Monica Helms was born in Sumpter, SC and grew up in Arizona. She lived in Germany for 3.5 years, Kansas for 2 years and graduated high school from Maryvale High in Phoenix, Arizona in 1969. Monica married 1980 and had two sons: Robert, who was born in 1982, and Bryan, who was born in 1984. From her two sons, she is the proud grandmother of three grandsons: Xavier, Alexander, and Logan. In 1990, she started working for Sprint and retired in 2015. Monica started her gender transition in 1997 and soon divorced from her wife of 18 years in 1998. Later in 2009, she found her life-long partner, Darlene Wagner, and they celebrated 10 years of love recently. Currently, Monica has started back to school and is working on her bachelor’s degree.
Monica has a General AA Degree and an AA in Industrial Television from Glendale Community College in Arizona, received in 1987 and graduated from Chattahoochee Technical College in 2018 with an AA Degree in Television Production Technology.
Monica served in the U.S. Navy from 1970-1978 and was assigned to two submarines: USS Francis Scott Key 1972-1976, USS Flasher 1976-1978. During her time in the Navy, she began dressing as a woman while based in Charleston, South Carolina and says in an interview it was the “deepest, darkest secret in [her] entire life.” She was reassigned to the Bay Area in 1976 and said she “felt like [she] could be out in public as [herself].”
Helms left the Navy in 1978, and in 1996, she joined her hometown’s chapter of the United States Submarine Veterans, Inc. After transitioning, she reapplied in 1998 to the Phoenix chapter of the veteran’s group with the name “Monica” and received considerable push-back, including being referred to a more generic veteran’s group for women rather than the submarine specific group. Monica eventually prevailed after a few months and claims to be the first woman to ever join the organization.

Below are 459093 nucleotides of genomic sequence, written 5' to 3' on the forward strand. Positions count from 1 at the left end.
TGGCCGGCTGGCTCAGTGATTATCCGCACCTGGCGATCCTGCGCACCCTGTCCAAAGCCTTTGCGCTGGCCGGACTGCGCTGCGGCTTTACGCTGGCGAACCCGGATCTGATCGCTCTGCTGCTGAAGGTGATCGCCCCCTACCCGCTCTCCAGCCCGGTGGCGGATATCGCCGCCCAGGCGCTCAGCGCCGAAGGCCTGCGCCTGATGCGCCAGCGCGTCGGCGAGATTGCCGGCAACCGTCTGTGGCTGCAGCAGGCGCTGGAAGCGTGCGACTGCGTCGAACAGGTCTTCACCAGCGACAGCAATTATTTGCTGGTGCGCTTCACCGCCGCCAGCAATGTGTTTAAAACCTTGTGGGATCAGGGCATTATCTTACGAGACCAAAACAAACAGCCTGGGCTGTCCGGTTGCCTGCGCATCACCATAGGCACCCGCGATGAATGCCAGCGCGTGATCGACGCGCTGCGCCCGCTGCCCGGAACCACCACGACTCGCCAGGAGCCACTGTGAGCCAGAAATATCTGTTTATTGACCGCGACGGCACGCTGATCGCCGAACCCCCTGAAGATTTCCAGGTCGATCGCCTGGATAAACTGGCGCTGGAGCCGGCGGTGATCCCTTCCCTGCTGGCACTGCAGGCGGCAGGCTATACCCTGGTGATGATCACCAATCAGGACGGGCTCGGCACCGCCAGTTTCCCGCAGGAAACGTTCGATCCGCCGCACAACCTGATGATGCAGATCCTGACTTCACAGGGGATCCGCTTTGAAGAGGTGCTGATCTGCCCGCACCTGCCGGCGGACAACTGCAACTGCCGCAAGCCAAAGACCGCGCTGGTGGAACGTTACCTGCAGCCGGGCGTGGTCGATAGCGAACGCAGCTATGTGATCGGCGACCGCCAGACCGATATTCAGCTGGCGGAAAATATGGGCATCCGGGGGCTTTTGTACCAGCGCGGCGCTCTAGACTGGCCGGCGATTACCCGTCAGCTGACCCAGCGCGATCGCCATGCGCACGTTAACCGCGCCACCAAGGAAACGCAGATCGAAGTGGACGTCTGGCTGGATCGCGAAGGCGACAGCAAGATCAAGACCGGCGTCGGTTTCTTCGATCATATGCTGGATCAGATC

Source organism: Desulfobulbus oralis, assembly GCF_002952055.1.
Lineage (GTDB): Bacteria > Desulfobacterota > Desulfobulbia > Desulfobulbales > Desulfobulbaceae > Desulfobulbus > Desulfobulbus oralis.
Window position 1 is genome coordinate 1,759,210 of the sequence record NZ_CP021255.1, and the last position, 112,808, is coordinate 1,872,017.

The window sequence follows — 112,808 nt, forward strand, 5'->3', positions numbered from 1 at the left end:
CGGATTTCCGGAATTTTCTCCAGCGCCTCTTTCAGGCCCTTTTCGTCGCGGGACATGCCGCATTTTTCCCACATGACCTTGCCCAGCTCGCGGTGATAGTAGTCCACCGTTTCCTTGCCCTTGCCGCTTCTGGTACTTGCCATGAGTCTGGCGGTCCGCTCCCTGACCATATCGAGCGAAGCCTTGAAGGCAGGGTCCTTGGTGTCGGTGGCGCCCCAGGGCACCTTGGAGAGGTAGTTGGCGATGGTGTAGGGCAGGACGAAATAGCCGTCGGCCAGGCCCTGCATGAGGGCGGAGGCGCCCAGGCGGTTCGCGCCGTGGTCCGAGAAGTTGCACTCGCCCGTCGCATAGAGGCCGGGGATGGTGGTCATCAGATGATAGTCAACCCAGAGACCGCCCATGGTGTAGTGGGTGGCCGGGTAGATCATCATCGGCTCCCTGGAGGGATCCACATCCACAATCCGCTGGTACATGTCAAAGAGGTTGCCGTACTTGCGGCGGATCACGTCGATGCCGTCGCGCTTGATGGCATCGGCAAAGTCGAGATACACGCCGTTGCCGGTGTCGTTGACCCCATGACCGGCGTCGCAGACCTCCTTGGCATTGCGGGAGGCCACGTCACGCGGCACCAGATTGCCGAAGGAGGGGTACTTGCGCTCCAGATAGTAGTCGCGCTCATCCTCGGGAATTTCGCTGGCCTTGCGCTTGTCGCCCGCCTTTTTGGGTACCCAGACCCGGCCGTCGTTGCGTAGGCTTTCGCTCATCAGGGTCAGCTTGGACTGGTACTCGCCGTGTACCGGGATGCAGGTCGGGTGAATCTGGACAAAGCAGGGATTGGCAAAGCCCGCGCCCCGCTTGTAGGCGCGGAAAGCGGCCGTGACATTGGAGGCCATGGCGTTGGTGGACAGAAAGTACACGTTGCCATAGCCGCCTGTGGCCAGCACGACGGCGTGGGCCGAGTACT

Monica Helms created the Transgender Pride Flag in 1999, and it was first flown in 2000 at a Pride Parade in Phoenix, Arizona. Monica donated the original Transgender Pride Flag at the first ceremony honoring the addition of a collection of LGBT historical items at the Smithsonian on August 19, 2014.
Monica founded the Transgender American Veterans Association (TAVA) in 2003 and remained president until 2013. On May 1, 2004, TAVA sponsored the first ever Transgender Veterans March to the Vietnam Memorial Wall. Fifty transgender veterans arrived in Washington DC and visited the Vietnam Memorial to honor people they knew whose names were on The Wall. They also made history when they became the first openly transgender people to lay a wreath at the Tomb of the Unknown Soldier. In 2005, Monica led a group from TAVA and repeated the venture. Monica continues to advocate for transgender service members and veterans, as the end of the prolific Don’t Ask Don’t Tell policy of the United States military did not change the status of transgender military personnel.
Her political activism includes lobbying state legislators in Arizona and Georgia, and Congress on Capitol Hill. She made history when she was elected as a delegate to the 2004 Democratic National Convention in Boston, Massachusetts. She was the first transgender person elected to a DNC Convention from Georgia and the South.
In June 2019, to mark the 50th anniversary of the Stonewall riots, an event widely considered a watershed moment in the modern LGBTQ rights movement, Queerty named her one of the Pride50, “trailblazing individuals who actively ensure society remains moving towards equality, acceptance and dignity for all queer people.”